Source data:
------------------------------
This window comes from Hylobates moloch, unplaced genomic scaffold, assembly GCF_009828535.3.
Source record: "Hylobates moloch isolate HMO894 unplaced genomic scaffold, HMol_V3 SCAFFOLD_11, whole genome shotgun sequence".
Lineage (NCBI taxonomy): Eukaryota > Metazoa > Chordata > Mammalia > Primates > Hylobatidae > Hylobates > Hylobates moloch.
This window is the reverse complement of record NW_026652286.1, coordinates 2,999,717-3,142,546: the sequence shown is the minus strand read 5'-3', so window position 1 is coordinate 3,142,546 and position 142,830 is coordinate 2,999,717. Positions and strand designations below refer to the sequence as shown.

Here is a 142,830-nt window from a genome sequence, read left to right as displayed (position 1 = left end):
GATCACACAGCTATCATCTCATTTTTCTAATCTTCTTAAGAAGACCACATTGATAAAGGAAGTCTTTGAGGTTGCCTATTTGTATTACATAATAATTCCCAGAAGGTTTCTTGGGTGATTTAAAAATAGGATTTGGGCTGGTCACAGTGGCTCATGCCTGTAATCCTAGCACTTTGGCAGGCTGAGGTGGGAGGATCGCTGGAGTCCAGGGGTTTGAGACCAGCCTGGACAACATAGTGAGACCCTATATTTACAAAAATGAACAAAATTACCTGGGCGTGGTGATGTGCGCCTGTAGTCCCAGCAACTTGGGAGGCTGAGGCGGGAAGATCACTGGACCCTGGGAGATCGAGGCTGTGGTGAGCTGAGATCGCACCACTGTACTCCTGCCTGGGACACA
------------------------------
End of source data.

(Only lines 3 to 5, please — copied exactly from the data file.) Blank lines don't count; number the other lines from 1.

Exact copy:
Lineage (NCBI taxonomy): Eukaryota > Metazoa > Chordata > Mammalia > Primates > Hylobatidae > Hylobates > Hylobates moloch.
This window is the reverse complement of record NW_026652286.1, coordinates 2,999,717-3,142,546: the sequence shown is the minus strand read 5'-3', so window position 1 is coordinate 3,142,546 and position 142,830 is coordinate 2,999,717. Positions and strand designations below refer to the sequence as shown.

Here is a 142,830-nt window from a genome sequence, read left to right as displayed (position 1 = left end):